Grief is a funny thing. Not funny-ha-ha, but funny-peculiar. One can think one’s self well acquainted with it, only to be introduced to another angle of it. I have found myself continuously turning corners in this path of grief I tread, and finding completely unexpected landscapes spread out before me. A few months ago, my memories of Ford’s life and death had become hazy, at best. While I missed him painfully, I was used to his being gone, as used as one can be. But over the past couple of months, I’ve been learning to grieve in a new context, and subconsciously, all my memories and natural patterns of thought have adjusted again. I’ve had sudden vivid memories of the accident and our early days of grief. I’ve had recurring nightmares featuring Ford in rôles he hasn’t played in them since his death. [And lest you think me strange for mentioning my dreams, I have several vivid dreams every night that I usually remember in detail in the morning, so they do make a difference on my morning mood, sometimes even all day]. I’ve come across things that my family, friends, or I wrote those first few months and been moved to weeping by them. And, once again, I’ve had the urge to tell him something important, or maybe just something he’d get a kick out of, and then remember I can’t make him chuckle or be surprised or pleased or anything anymore.
It’s a little odd, I’d not been to a funeral since Ford’s, 543 days ago, yet this week I’m attending two requiem masses. On a week that I have been constantly pushing aside the memories and the reminders of what happened, trying to escape the reality of death, perhaps to be faced with death like this is just what I need. Grief is an inconvenient thing. It’s far easier to turn off the music that brings a lump to the throat, to try to push back the memories that pop up, and keep on working, than to take time to grieve. Our culture does not take time for grief. We avoid even the appearance of grief. (What better example for this than the way funeral homes are made to look? Fresh, bright green lawns, respectable buildings…just another office or home). We’ve commandeered the colours of mourning for everyday so that it won’t make anybody sad to see someone dressed in sombre raiment. We might grieve a bit with the family and friends of the departed, or send them flowers or a card, but then we expect them to get over it. How can we treat death as something to be “gotten over”? Death is a part of our everyday lives, whether or not someone close to us has died. Not just as the final last breath kind of death, but in a million small ways. To try to ignore these is purely foolishness. It’s like trying to ignore one’s height, or the colour of one’s skin, or one’s accent. Death is a part of us, and therefore grief is a part of us. This is not a shameful thing. Those obnoxious tears that come flowing when you’re in the middle of washing dishes? Let them flow. If somebody else sees them, good. If Christ was not ashamed of showing his grief, why should we be?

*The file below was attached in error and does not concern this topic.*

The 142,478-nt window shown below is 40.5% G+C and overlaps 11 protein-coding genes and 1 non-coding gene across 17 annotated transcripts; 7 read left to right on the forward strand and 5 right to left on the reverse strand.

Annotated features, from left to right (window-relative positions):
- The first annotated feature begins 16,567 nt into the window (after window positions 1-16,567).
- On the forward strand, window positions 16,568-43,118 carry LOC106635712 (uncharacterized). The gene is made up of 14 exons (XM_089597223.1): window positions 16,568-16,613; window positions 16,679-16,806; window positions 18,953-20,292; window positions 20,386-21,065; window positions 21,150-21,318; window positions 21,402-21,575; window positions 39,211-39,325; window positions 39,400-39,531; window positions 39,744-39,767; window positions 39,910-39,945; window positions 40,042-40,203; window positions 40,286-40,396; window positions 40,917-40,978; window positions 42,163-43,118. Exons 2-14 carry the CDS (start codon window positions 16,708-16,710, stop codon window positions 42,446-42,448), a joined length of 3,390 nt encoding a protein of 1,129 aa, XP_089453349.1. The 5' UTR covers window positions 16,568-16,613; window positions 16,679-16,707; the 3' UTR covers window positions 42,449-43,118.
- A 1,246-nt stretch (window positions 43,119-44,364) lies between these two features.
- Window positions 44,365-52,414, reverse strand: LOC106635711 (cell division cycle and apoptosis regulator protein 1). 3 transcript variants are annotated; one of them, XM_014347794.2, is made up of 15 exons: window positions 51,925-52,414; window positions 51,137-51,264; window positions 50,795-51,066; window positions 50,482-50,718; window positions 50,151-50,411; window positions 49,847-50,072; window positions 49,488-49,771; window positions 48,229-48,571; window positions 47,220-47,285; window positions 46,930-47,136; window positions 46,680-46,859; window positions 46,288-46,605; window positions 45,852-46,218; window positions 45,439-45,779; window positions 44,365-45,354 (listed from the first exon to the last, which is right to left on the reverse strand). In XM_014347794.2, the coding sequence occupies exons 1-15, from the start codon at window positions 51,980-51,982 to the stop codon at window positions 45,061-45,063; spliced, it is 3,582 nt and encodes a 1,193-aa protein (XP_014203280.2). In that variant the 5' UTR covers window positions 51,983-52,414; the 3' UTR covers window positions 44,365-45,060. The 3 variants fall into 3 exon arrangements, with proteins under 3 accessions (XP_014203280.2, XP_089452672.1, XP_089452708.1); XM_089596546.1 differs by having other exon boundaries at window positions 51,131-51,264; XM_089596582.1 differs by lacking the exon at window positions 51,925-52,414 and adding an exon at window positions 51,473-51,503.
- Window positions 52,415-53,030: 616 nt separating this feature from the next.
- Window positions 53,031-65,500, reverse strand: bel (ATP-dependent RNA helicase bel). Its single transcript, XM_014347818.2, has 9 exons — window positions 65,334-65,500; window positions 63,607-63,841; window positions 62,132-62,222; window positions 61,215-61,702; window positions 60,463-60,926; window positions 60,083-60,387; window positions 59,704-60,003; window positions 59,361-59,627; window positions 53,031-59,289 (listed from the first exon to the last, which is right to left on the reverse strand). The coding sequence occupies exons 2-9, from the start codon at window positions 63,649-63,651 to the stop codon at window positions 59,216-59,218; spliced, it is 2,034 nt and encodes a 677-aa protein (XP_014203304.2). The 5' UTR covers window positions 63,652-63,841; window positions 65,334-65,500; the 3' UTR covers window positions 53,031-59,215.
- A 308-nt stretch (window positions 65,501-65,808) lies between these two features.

WordPress tells me I wrote those first few paragraphs 542 days (18 months) ago, as I rode the roller coaster of 5-weeks-pregnant-and-not-sure-if-this-baby-will-stay-with-us-or-not. As much time again has elapsed since Ford’s death. Once again, I’m becoming accustomed to grieving in a new context. Once again, I’m trying to put death into a box. Once again, it is being forced before my face as my husband and I talk through the purpose of life insurance and discuss how our family would continue on if one of us died, and with gut-wrenching flashbacks to the moments and days and weeks surrounding Ford’s death, as well as heartbreaking news of baby after sweet baby departing this life. And I tremble and weep and hold my family close and then wipe away the tears and try to pretend I’m a normal person.
The problem with putting death into a box, with tucking away our grief so that we will feel numb, which we persuade ourselves is better than the raw pain of endless brokenheartedness, is that if we deny death, we also deny death’s Conqueror. When we refuse to suffer, we spit in the face of the Sufferer. When we say we don’t want to waste our time grieving, we turn up our noses at the Man of Sorrows. Without the dark bitterness of Holy Week, Easter is nothing but another day. But thanks be to God, we are called to grieve in hope. May our hearts turn to the Light, and the lengthening shadows of evening be seen for what they are.